The Mohawk nation is threatening to do everything legally in its power to block TransCanada's Energy East pipeline project, calling it a threat to their way of life. Mohawk Kanesatake Grand Chief Serge "Otsi" Simon warned in a March 9 letter to Quebec Premier Philippe Couillard that the project to move 1.1 million barrels of crude and shale oil a day from Alberta to refineries in Canada's east is "risky and dangerous" for First Nations and a threat to their lands, waters and very survival. "Indeed an alliance of indigenous nations, from coast to coast, is being formed against all the pipeline, rail and tanker projects that would make possible the continued expansion of tar sands," Simon wrote. "One thing for sure, we the Mohawks of Kanesatake will not be brushed aside any longer and we wish to press upon you that we reserve the right to take legal action if necessary to prevent the abuse of our inherent rights."
The pipeline proposal is now opposed by the Assembly of First Nations of Quebec and Labrador, the Iroquois Caucus and the Union of British Columbia Indian Chiefs—who are fighting their own pipeline battle on Canada's west coast. Prime Minister Justin Trudeau's government is noncommittal. In in January, Trudeau said it's up to TransCanada to prove the merits of the $15.7 billion project, not him. (National Post, March 14)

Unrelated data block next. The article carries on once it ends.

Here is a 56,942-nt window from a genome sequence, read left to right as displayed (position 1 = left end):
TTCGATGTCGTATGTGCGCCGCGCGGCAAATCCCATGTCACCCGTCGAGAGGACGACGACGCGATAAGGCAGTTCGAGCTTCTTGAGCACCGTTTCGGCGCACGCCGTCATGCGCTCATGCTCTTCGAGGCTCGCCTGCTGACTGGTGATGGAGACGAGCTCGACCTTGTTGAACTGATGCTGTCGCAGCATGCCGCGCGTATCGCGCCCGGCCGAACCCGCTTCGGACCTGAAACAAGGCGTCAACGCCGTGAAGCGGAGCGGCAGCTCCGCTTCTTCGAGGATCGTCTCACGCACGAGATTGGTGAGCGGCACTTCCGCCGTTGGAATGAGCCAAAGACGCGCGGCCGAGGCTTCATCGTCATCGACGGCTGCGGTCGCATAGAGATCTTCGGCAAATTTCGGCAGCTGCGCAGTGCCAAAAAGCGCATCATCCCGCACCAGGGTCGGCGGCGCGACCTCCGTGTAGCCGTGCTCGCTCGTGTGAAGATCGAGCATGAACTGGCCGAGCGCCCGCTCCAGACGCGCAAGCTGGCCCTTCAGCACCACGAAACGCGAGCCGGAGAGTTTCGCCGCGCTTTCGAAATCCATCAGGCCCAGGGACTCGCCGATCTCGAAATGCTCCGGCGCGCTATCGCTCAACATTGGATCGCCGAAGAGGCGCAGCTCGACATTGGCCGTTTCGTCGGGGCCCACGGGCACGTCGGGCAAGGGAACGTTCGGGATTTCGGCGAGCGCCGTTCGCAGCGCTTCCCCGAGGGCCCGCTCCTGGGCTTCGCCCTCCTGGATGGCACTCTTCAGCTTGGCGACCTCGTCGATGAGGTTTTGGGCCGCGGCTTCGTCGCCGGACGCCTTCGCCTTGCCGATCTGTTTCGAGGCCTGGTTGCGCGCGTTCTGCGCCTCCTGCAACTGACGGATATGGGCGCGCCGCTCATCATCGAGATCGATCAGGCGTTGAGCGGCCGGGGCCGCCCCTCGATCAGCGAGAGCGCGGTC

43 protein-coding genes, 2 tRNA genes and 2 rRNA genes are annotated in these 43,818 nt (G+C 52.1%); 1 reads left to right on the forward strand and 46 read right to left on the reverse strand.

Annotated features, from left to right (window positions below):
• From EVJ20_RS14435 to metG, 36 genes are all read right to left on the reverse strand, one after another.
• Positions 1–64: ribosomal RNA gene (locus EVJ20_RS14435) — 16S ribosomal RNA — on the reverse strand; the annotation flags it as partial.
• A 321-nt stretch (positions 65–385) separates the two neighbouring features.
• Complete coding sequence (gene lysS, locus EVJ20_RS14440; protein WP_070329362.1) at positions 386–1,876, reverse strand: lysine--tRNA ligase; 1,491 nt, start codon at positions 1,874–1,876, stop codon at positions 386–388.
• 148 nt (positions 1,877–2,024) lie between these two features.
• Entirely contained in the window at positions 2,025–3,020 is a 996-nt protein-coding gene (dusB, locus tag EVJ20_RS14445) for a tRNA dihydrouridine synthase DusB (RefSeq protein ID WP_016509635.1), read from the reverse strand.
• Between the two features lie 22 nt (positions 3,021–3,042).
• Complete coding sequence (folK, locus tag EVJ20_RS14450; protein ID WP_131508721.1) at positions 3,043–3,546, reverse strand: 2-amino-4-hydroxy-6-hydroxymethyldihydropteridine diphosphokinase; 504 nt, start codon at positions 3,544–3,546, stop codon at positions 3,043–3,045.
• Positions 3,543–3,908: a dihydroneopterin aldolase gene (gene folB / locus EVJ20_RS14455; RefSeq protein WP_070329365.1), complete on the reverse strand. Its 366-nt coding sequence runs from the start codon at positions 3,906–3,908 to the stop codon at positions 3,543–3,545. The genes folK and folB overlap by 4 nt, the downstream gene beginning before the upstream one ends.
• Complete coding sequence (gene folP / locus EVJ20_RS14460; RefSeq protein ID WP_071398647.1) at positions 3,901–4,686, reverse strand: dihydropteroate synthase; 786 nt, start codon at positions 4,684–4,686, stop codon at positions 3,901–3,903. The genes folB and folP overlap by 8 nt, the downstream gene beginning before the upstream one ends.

Rghts defenders are warning that the Royal Canadian Mounted Police (RCMP) is planning to conduct mass arrests of members of the Wet'suwet'en Nation in northwestern British Columbia who have establishmed a protest encampment on their traditional lands that lie on the proposed pathway of Chevron's Pacific Trail gas pipeline and Enbridge's Northern Gateway dual oil and gas pipeline. The Union of BC Indian Chiefs issued a statement last August saying that the Unist'ot'en Camp is on "high alert" in anticipation of a raid.
The British Columbia Civil Liberties Association (BCCLA) also protested any move to evict the camp, citing Supreme Court of Canada rulings, including Tsilhqot'in Nation v. British Columbia of 2014, recognizing that "Aboriginal Title includes the right to use, manage, possess land, and to decide how the land will be used."
The BCCLA raised concern that the newly passed Anti-Terrorism Act 2015, or Bill C-51, giving police agencies broad powers to disrupt protests, could be used against the Unist'ot'en Camp. Despite widespread protests across Canada, the bill was passed by House of Commons in May—with the support of both the then-ruling Conservatives and Trudeau's Liberals. It was approved in July by the (unelected) Senate, and became law. (Vancouver Observer, Aug. 31; Canadian Progressive, Aug. 28, 2015)
The Pacifc Trail and Northern Gateway projects were dealt a blow when Trudeau's new government barred tanker traffic on the north coast of British Columbia. (Globe & Mail, Dec. 5; CBC, Nov. 15) TransCanada is the same company that hopes to build the Keystone XL oil pipeline across the United States.